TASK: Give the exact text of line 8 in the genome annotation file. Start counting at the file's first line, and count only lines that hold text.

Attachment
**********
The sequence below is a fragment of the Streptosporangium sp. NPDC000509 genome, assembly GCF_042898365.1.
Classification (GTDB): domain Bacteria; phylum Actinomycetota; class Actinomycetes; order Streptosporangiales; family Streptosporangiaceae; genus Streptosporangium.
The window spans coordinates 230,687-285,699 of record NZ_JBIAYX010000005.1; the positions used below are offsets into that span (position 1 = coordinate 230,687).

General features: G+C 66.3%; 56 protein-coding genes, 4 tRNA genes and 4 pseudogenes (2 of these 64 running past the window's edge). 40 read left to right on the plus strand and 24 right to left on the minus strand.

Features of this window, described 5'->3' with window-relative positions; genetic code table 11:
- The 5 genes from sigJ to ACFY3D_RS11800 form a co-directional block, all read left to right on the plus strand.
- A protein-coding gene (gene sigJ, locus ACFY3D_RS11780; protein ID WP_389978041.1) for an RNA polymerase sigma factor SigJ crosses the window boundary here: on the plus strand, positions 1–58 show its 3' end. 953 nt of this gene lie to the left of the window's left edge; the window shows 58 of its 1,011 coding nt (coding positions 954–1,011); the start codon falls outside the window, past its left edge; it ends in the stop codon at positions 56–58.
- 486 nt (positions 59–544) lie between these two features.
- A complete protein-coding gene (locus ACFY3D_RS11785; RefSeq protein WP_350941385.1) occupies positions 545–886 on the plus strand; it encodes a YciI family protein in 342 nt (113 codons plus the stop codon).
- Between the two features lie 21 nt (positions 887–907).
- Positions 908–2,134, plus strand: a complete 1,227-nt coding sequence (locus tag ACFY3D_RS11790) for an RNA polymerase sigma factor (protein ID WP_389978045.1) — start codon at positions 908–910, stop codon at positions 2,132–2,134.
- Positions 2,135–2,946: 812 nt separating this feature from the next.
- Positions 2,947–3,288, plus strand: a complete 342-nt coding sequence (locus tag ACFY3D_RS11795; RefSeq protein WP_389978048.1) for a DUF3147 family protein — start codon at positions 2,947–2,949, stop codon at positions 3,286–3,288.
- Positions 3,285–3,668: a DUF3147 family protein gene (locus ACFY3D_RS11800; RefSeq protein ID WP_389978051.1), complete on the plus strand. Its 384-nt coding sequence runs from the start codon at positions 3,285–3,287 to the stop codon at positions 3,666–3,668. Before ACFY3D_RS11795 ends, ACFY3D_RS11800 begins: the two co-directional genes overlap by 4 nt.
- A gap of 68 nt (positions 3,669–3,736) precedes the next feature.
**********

- 486 nt (positions 59–544) lie between these two features.